Readers React: Nearly six decades after Eisenhower’s warning, military spending may top $700 billion
To the editor: President Eisenhower warned of the “military-industrial complex” nearly six decades ago, but obviously, no one has listened. (“White House releases budget, forecasts a decade of mounting debt,” Feb. 12)
In a time when everything else seems to be going to hell, the Trump administration wants $716 billion for defense in 2019. Have we totally lost our minds? We already spend more on defense than the next eight countries combined — and President Trump believes we need more.
Obviously, we need to protect ourselves. But just like the medical system in this country, we seem to get little in return for paying the most. With poverty so bad and infrastructure in decline, if we don’t reverse this obscene imbalance, the military won’t have anyone to protect except for the wealthiest 1%.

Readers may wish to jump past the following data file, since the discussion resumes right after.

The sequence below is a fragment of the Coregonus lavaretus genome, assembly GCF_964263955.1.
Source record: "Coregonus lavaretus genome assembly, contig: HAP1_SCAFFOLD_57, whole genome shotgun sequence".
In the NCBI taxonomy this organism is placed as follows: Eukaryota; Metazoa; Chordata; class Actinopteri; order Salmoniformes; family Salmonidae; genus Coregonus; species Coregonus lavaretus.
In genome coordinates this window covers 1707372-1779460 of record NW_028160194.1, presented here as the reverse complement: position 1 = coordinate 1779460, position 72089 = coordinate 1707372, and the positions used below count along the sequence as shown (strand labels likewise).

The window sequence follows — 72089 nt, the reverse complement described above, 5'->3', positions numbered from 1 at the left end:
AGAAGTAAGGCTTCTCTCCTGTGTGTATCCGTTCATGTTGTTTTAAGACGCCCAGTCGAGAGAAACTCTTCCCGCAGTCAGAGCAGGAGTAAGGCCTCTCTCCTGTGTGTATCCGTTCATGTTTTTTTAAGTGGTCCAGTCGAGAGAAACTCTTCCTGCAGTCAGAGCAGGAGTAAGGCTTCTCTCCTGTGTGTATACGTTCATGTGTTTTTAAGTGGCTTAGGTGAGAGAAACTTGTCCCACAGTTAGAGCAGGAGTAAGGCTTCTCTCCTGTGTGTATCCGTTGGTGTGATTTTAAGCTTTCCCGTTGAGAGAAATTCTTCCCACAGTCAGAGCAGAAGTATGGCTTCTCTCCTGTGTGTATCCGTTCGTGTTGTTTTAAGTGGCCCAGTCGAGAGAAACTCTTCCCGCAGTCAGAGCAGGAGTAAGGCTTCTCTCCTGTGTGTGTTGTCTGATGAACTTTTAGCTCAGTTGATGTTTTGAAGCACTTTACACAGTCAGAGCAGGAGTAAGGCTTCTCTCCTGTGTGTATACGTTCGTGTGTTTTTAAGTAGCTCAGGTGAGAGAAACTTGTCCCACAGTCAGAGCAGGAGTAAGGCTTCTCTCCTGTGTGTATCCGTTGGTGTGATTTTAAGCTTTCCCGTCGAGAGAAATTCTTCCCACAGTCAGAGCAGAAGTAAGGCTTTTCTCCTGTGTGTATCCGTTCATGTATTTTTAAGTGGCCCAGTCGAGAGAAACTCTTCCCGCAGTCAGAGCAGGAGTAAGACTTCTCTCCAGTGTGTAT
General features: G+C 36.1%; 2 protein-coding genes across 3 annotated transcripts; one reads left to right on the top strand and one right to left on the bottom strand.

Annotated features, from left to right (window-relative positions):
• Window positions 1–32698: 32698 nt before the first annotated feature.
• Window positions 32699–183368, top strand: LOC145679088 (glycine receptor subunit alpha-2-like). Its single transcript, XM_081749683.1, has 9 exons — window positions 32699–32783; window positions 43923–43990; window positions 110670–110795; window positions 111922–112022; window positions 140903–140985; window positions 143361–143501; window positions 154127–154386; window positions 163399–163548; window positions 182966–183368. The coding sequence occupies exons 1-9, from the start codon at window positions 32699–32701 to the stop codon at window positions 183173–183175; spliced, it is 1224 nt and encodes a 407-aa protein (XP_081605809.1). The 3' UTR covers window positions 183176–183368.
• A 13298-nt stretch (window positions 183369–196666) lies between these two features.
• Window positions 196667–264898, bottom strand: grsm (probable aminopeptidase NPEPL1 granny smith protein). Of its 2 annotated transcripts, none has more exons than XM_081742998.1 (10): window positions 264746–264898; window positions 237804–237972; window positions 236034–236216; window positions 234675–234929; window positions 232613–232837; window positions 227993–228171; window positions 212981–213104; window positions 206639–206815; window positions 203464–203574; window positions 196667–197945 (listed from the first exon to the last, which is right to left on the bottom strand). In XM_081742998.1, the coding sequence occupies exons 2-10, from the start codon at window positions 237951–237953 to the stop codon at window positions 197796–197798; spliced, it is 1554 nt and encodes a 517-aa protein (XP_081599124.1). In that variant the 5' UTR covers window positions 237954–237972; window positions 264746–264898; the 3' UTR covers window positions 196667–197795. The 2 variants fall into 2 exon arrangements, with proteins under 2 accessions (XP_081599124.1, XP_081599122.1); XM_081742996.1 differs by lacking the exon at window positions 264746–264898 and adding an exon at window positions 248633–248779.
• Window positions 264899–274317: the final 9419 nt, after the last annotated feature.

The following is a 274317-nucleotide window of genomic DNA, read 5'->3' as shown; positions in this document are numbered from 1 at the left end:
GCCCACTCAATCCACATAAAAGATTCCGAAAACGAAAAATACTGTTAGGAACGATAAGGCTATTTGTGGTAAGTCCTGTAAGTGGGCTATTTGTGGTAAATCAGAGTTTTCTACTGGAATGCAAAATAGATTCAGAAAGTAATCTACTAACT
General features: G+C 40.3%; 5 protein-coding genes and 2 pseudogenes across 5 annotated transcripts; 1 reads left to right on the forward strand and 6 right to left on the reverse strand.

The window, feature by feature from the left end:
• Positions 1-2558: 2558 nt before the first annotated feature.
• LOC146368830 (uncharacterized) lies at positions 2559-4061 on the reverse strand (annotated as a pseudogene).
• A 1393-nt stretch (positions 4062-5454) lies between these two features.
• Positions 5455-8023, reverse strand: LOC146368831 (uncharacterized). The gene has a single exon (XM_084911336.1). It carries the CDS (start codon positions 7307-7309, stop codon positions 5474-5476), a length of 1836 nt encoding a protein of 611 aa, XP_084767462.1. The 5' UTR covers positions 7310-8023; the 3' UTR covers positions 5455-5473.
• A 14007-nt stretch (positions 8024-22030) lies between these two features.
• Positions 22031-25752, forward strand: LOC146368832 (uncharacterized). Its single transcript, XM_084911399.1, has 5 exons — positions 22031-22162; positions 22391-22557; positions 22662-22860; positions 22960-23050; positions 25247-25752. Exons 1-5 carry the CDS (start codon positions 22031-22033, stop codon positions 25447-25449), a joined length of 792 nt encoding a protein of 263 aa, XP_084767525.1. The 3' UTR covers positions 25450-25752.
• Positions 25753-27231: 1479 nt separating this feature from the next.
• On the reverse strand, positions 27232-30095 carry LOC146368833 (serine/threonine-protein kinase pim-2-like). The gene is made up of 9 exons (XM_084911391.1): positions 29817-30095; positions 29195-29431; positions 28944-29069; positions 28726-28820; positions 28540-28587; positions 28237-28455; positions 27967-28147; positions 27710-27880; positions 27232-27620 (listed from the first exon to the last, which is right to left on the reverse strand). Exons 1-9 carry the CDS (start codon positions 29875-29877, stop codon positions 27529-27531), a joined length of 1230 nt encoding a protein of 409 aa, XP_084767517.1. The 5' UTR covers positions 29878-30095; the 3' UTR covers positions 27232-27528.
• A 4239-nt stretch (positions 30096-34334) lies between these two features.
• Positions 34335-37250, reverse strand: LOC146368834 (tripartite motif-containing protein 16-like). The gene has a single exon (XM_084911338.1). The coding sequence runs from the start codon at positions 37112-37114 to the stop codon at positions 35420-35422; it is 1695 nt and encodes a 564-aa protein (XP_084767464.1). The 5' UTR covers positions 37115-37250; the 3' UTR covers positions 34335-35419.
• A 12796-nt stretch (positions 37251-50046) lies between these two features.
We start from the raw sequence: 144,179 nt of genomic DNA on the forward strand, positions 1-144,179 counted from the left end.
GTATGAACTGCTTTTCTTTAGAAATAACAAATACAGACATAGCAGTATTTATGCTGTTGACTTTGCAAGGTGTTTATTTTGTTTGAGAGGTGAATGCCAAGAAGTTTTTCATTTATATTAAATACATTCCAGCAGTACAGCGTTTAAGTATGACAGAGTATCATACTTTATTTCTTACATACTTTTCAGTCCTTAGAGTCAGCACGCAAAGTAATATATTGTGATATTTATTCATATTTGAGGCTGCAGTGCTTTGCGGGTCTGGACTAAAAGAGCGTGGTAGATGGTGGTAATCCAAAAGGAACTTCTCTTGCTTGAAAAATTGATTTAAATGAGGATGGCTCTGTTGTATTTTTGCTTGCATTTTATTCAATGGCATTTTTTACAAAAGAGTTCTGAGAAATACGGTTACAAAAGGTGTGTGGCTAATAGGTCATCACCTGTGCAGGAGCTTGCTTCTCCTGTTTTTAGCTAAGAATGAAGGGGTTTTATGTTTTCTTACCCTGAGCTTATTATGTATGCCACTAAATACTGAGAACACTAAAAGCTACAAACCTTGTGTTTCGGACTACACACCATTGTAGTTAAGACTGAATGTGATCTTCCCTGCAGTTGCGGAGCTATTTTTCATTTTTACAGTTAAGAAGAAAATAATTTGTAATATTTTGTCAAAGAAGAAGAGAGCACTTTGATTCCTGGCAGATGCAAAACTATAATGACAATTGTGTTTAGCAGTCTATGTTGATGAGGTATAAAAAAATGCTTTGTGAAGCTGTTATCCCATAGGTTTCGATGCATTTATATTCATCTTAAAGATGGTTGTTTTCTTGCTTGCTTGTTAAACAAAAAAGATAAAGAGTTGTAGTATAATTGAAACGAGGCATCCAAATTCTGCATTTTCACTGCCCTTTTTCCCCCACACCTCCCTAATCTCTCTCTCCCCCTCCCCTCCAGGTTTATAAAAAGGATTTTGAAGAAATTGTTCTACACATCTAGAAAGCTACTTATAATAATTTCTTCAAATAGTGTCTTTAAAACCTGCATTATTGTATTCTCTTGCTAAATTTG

S.R. Fischer, Los Angeles
To the editor: The modern-day trend of explosive deficits began under conservative icon Ronald Reagan and his “supply side” spending. Explosive deficits continued again under George W. Bush, who wiped out a budget surplus and used his humongous deficits as an excuse to try to “privatize” Social Security.
Trump is just continuing the modern trend of monstrous Republican deficits. You have to put yourself in the way-back machine and travel to the Eisenhower era to find a Republican who cared about lowering the deficit.
We should stop pretending modern Republicans care about lowering the deficit.
Kevin Powell, Seal Beach
To the editor: Trump has proved that he can’t run the White House. He makes promises he can’t keep. He hires people who are incompetent. I don’t trust his words on anything.
So now tell me: Why should the American people prioritize any project he proposes? Even if Congress naively approves major allocations for his border wall, there is zero chance that he could even get it built and bring it in on time and on budget.
I wouldn’t hire Trump to change the burned-out light bulbs in the White House.
Jerrold Goldstein, Sherman Oaks
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